Leaders of the Group of 7 pledged during a virtual meeting on Sunday with President Volodymyr Zelensky to ban or phase out Russian oil, with the aim of further eroding Russia’s economic position as it continues its invasion of Ukraine.
The group did not provide details, but said in a statement that the plans would be implemented in a “timely and orderly manner, and in a way that gives the world time to secure alternative supplies”.
The oil ban is a double-edged sword. Oil is one of Russia’s main exports, and Moscow would almost certainly take a major economic hit if it were banned, but parts of Europe are heavily dependent on its oil and therefore vulnerable as well.
The United States, which imported a relatively small amount of energy resources from Russia, has already banned the import of Russian oil and gas.
The European Union, which receives about a quarter of its crude oil imports from Russia, also announced plans to phase out Russian oil, but is still in talks to formalize the decision. The bloc is too dependent on Russian gas to consider banning it in the short term, but has set plans to progressively become independent of it.
The G7 also said it would take steps to stop providing essential services on which Russia depends and tighten sanctions against financial elites who support President Vladimir V. Putin as well as his family members.
The White House also announced new sanctions on Sunday against three Russian state television stations and said it would ban Americans from providing accounting or consulting services to anyone in Russia.
The Group of 7, which includes some of the world’s biggest economies, said member countries – Canada, France, Germany, Italy, Japan, the United Kingdom and the United States – will also continue to provide billions of dollars in military aid and intelligence. to Ukraine, which helped the country thwart Russian forces.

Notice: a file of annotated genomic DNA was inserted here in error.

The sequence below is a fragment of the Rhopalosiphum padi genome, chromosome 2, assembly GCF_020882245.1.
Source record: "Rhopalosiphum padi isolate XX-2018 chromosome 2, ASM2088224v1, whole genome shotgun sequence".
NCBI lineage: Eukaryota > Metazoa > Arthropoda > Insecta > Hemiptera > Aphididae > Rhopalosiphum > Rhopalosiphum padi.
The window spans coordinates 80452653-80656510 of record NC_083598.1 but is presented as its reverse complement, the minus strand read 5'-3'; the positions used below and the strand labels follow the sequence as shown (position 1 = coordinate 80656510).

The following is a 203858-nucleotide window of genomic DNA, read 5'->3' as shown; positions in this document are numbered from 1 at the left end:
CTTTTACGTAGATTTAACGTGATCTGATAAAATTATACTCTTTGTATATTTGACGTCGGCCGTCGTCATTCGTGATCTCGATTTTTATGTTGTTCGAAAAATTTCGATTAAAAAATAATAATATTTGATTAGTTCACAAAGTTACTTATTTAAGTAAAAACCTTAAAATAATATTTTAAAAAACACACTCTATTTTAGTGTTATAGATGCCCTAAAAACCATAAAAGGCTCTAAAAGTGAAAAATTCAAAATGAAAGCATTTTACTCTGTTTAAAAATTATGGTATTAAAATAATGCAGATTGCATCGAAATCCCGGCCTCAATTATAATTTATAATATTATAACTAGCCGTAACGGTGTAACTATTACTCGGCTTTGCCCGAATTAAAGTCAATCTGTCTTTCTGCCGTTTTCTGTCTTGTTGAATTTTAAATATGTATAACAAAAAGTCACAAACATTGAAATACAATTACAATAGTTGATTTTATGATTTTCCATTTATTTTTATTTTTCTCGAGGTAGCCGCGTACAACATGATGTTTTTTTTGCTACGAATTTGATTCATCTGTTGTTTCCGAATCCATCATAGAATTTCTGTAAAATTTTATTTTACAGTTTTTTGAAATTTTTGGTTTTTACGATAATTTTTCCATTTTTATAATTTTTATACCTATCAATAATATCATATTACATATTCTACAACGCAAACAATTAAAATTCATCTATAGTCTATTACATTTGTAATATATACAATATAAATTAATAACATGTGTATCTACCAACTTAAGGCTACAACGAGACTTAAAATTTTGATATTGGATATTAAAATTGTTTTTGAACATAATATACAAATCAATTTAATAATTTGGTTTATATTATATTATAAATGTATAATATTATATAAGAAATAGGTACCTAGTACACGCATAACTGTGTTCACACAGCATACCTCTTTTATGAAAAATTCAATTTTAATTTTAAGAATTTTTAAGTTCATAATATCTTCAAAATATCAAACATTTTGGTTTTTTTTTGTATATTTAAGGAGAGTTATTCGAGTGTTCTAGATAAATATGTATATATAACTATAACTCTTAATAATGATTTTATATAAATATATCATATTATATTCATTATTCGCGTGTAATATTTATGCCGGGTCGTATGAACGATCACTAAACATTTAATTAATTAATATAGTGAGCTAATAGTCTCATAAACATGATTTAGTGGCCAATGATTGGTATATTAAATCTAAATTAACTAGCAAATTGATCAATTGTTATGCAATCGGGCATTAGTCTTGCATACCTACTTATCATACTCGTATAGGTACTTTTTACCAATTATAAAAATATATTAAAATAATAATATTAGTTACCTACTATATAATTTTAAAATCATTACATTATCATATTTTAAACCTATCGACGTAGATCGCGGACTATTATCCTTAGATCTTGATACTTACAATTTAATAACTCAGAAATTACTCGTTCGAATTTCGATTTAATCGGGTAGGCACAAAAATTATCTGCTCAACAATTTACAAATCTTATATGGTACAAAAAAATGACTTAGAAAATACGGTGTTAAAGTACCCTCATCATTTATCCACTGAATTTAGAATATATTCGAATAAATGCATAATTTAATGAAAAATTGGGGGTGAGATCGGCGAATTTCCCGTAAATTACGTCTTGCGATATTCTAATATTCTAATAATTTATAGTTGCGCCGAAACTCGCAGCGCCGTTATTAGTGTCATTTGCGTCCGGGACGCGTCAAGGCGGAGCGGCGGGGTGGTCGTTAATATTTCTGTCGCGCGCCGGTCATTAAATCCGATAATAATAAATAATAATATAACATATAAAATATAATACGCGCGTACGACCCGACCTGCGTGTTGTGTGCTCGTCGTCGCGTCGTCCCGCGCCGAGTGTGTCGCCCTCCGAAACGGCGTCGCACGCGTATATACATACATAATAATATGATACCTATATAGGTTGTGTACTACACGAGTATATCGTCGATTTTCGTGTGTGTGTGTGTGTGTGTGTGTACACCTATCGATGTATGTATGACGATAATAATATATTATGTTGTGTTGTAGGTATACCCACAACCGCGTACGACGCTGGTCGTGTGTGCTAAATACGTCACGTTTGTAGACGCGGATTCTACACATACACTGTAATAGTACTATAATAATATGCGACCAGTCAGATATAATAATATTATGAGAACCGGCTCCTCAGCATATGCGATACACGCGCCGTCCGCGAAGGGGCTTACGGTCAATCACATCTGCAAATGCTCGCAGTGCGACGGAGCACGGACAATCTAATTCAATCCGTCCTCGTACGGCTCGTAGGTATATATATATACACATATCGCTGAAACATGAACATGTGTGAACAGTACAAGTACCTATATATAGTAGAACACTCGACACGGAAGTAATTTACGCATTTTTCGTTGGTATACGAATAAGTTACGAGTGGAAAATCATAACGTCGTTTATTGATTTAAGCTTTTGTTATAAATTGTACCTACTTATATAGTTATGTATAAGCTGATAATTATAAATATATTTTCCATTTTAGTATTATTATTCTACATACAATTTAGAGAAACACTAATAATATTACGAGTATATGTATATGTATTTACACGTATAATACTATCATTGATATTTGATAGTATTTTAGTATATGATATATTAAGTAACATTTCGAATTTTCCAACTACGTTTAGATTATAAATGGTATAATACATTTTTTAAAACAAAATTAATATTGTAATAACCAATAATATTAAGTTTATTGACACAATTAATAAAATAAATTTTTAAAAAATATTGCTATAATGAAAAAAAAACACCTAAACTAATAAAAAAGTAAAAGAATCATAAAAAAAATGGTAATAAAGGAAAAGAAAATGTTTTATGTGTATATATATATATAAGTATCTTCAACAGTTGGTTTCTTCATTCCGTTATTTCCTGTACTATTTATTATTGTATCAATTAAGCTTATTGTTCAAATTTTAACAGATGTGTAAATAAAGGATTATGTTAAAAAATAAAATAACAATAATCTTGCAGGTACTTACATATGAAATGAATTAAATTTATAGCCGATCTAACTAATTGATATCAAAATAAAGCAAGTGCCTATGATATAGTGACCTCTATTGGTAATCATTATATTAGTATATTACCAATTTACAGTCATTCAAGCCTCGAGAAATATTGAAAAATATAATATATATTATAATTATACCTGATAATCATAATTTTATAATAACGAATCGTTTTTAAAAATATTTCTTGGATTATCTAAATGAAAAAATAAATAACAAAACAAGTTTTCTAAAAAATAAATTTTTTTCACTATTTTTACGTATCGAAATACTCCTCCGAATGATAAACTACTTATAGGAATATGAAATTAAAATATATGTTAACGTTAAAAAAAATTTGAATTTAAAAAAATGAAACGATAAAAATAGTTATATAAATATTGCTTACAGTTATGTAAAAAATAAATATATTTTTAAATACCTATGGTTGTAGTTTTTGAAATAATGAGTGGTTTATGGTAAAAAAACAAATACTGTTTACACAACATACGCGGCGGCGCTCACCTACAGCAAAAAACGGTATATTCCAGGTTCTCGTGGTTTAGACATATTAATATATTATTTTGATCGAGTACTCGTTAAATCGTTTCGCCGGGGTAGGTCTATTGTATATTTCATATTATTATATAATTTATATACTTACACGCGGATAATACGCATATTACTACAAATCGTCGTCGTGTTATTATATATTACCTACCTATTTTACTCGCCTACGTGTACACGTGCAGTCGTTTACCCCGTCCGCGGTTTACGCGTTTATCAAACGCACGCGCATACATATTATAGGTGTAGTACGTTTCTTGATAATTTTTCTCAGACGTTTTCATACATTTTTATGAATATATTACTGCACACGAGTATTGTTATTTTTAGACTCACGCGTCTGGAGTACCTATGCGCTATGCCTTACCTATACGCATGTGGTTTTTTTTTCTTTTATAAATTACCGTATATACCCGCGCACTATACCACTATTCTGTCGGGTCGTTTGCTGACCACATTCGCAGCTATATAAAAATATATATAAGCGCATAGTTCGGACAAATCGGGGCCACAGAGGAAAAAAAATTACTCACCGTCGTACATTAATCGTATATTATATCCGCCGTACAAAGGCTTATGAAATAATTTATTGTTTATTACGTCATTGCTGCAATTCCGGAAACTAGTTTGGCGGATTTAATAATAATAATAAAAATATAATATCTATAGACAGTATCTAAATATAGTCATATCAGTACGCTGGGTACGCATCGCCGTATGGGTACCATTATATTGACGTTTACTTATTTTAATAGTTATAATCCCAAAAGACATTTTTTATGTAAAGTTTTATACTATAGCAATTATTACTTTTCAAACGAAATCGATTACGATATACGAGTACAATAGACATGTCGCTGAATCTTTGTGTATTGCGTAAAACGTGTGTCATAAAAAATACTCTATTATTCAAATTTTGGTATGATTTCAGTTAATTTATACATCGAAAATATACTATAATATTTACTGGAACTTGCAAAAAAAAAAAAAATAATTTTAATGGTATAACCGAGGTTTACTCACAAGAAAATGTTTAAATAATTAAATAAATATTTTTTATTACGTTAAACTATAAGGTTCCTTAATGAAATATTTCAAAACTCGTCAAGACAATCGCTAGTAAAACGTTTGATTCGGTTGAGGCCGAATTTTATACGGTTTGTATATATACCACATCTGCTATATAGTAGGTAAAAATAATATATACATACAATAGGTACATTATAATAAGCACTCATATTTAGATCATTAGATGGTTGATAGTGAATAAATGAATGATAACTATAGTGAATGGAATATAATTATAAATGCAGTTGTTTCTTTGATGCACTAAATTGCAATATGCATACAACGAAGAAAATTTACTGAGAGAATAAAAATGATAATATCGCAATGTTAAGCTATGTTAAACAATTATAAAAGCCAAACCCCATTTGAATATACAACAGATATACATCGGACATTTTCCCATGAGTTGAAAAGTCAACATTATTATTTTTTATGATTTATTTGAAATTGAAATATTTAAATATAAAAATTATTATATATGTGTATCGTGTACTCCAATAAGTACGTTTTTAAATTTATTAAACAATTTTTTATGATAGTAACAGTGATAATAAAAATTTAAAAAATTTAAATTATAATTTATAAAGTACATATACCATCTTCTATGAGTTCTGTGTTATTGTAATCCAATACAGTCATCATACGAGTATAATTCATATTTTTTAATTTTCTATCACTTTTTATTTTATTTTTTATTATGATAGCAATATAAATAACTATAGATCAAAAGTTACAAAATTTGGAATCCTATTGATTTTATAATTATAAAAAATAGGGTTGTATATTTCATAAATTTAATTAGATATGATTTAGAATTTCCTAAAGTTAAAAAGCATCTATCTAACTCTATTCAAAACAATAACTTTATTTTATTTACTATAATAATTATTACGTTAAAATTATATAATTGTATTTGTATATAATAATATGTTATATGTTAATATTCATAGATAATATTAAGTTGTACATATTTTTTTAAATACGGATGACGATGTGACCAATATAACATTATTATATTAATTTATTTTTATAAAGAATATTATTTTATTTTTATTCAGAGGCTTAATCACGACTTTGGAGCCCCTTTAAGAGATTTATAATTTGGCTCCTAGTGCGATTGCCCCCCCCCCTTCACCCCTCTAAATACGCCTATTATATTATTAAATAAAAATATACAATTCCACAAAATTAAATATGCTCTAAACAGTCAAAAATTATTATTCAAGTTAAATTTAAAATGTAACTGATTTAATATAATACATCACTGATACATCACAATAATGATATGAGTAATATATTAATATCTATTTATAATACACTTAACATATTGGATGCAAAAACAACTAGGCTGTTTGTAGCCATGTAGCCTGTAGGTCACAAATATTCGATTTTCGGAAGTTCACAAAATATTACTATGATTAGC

During Sunday’s meeting, Zelensky defended Ukraine’s case with world leaders, saying his ultimate goal was to force a full withdrawal of the Russian army.
The G7, in its statement, said member countries assured Zelensky of their “continued readiness to make new commitments to help Ukraine secure its free and democratic future.”
The call came on the day G7 leaders commemorate the end of World War II and as Russia prepared for its annual celebration of the Soviet victory over Nazi Germany in 1945.
“We remain united in our determination that President Putin must not win his war against Ukraine,” the G7 statement said. “We owe this to the memory of all those who fought for freedom in World War II.”
Putin’s actions, he said, “shame Russia and the historic sacrifices of its people.”
Ahead of the call, the UK said it would offer a further 1.3 billion pounds (about $1.6 billion) in military aid and support to Ukraine. The new funding almost doubles the current £1.5bn in support.